How many venipuncture attempts are permitted on a single patient? Is there a rule that limits the number of attempts that can and should be made?

The real issue in venipuncture is not “how many attempts” but “when to stop.” Knowing when to stop or defer a venipuncture requires assessing the patient and the clinical situation, and evaluating whether the initial attempt has already produced a complication. The purpose of policies to limit multiple attempts at drawing blood is not to set a fixed number of attempts but to preclude multiple attempts when it would potentially be injurious to the patient.

From a risk-management standpoint, guidance for phlebotomists should reflect the reasonable legal and clinical concerns, and clearly establish and appropriately enforce the policy. Because of the potential for complications, an assessment of the possible adverse outcomes is needed in drafting a useful and reasonable policy.

Minor complications of venipuncture are local and relatively common — up to 15% in some studies, most of which consider minor complications as bruising, hematoma, or transient pain. Such problems are more common in women, most notably bruising, which occurs about five times as often in women as it does in men. Minor complications, by definition, resolve completely and without medical intervention, though they may be temporarily bothersome. Serious complications can be local or systemic, are much less common — generally less than 3% overall — and include diaphoresis, syncope, seizure, and temporary arrhythmias. Patient injury from these reactions generally occurs secondarily, for example, when syncope induces a fall that results in a scalp laceration.

Nerve injury can occur as a result of direct trauma or because of compression as a result of hematoma. To determine the rate of such injuries is difficult, but they, too, are relatively uncommon. Injuries of this type can result in permanent damage and have even been associated with the development of reflex sympathetic dystrophy, a painful and often progressive condition that affects skin, nerves, muscles, and even bones and joints.

The first avoidance of a repeat attempt is when the patient objects; refusal is an absolute contraindication to an additional attempt until and unless permission is given again. Proceeding in the face of a patient’s objection could raise issues of battery, as could proceeding in the face of a serious request to stop once the attempt is underway. The use of topical anesthetics can reduce the incidental pain from phlebotomy, resulting in more relaxed and cooperative patients (especially children) and fewer objections.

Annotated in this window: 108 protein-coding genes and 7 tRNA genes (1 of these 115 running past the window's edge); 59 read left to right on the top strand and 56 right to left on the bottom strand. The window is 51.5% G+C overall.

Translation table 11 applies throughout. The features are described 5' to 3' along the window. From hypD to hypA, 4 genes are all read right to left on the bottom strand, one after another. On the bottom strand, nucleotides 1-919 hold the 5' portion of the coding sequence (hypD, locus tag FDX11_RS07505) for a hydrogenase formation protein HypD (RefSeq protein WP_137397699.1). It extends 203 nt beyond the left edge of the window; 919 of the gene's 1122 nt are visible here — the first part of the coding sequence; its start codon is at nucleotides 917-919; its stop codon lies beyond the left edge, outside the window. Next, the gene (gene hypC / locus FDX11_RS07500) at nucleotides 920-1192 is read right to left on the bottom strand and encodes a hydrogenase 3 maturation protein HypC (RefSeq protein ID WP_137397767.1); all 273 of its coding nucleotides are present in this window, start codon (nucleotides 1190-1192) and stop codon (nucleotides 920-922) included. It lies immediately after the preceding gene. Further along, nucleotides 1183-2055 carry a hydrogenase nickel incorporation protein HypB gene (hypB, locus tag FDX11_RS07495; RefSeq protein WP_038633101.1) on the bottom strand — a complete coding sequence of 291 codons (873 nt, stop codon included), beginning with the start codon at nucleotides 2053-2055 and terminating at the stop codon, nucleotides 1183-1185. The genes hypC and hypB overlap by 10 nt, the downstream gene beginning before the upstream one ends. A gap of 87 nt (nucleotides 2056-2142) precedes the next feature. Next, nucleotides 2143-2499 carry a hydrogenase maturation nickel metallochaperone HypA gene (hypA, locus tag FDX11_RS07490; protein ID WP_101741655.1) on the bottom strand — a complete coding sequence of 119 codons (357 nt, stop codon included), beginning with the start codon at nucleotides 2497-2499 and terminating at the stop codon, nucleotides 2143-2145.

When patients show evidence of direct nerve trauma (shock-like pains, burning pain, pins and needles, especially when it involves the distal arm and fingertips), the attempt should be stopped immediately; there should not be a second attempt in the same site. Similarly, if the first attempt has resulted in significant local bleeding which could result in nerve compression, the procedure should be halted. In either case, further attempts to draw blood should be deferred until the patient is evaluated for the complication that has already occurred, if for no other reason than to get baseline documentation of his status.

Recognition of patient conditions and clinical circumstances that increase the risk of complication is also a basis for restricting the number of attempts. Patients with bleeding disorders or those on anticoagulants present an increased risk for localized bleeding. Although additional attempts may be warranted, care should be exercised not to exhaust available sites; appropriate post-phlebotomy care should be instituted to limit bruising in sites where multiple attempts were made.

Any hard-and-fast rule about the number of permitted attempts is likely to be arbitrary; not more than two venipuncture attempts is the most common standard. In general, most patients do not require a second attempt. The average number of attempts in one study of 500 samples drawn reported 1.25 attempts per successful draw. A second attempt — if necessary, at a second site — in the absence of potential complicating factors is generally medically reasonable. Keep in mind that any such limit is a maximum; depending on the patient and other circumstances, it may be both reasonable and prudent not to make more than one attempt. If a patient is agreeable to two or more attempts, documenting informed consent is wise.

More important than a specific number of permitted attempts are good training, oversight, and reporting to help phlebotomists perform within their skills and their patients’ needs. Making sure an experienced phlebotomist is always available to assist or relieve a less-experienced colleague will help ensure that second attempts are productive. Tracking complications can identify phlebotomists whose higher-than-average complication rates may indicate a need for additional training. A post-phlebotomy questionnaire also can provide helpful information by assessing patient satisfaction in situations where no complication is reported but some less-than-optimal result occurs.

Barbara Harty-Golder is a pathologist-attorney consultant in Chattanooga, TN. She maintains a law practice with a special interest in medical law. She writes and lectures extensively on healthcare law, risk management, and human resource management.